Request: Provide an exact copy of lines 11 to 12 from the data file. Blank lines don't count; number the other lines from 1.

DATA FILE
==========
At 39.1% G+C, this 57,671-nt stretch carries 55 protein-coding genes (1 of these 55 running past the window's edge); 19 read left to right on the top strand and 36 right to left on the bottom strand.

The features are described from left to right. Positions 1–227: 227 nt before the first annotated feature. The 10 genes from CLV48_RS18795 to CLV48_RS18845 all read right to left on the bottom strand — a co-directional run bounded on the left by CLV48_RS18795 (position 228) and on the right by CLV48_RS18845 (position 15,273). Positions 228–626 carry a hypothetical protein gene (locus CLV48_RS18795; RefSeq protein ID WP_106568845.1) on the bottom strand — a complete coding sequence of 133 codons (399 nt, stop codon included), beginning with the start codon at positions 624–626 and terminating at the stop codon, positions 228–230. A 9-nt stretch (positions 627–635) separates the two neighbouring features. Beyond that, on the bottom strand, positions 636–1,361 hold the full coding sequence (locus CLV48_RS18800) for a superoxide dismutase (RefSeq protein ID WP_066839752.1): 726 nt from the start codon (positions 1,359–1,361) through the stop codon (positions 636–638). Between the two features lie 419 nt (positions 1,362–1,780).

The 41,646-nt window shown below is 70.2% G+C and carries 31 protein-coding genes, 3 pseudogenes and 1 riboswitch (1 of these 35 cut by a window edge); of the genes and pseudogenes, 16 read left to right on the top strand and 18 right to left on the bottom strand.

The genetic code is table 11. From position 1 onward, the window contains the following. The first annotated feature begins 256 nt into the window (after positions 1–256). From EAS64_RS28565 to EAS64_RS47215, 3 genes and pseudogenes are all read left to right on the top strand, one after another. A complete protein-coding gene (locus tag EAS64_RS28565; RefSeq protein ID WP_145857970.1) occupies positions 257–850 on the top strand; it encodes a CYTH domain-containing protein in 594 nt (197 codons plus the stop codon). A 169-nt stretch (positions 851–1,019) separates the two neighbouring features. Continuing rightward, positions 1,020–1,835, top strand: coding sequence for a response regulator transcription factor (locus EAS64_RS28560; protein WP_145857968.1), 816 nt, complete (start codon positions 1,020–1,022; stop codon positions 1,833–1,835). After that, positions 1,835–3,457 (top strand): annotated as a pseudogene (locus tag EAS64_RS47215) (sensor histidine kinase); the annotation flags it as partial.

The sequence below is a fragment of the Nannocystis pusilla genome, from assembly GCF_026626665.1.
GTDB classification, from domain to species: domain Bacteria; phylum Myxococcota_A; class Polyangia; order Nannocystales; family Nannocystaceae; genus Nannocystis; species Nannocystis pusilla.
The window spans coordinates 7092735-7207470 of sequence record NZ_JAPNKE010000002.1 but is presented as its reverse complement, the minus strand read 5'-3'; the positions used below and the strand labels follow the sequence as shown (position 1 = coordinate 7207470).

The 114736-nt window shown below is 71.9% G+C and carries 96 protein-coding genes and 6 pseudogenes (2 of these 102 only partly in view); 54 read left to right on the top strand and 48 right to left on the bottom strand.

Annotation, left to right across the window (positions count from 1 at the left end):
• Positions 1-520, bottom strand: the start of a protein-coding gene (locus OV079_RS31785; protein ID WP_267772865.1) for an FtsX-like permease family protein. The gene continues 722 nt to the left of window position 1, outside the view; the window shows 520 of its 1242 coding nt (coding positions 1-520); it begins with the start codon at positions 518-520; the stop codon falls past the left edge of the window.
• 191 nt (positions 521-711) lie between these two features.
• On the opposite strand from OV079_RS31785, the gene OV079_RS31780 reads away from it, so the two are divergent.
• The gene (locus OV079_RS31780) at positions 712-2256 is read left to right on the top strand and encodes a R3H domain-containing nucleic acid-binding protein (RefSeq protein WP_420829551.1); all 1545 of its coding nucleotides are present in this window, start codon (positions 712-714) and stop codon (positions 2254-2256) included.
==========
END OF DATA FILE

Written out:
• 191 nt (positions 521-711) lie between these two features.
• On the opposite strand from OV079_RS31785, the gene OV079_RS31780 reads away from it, so the two are divergent.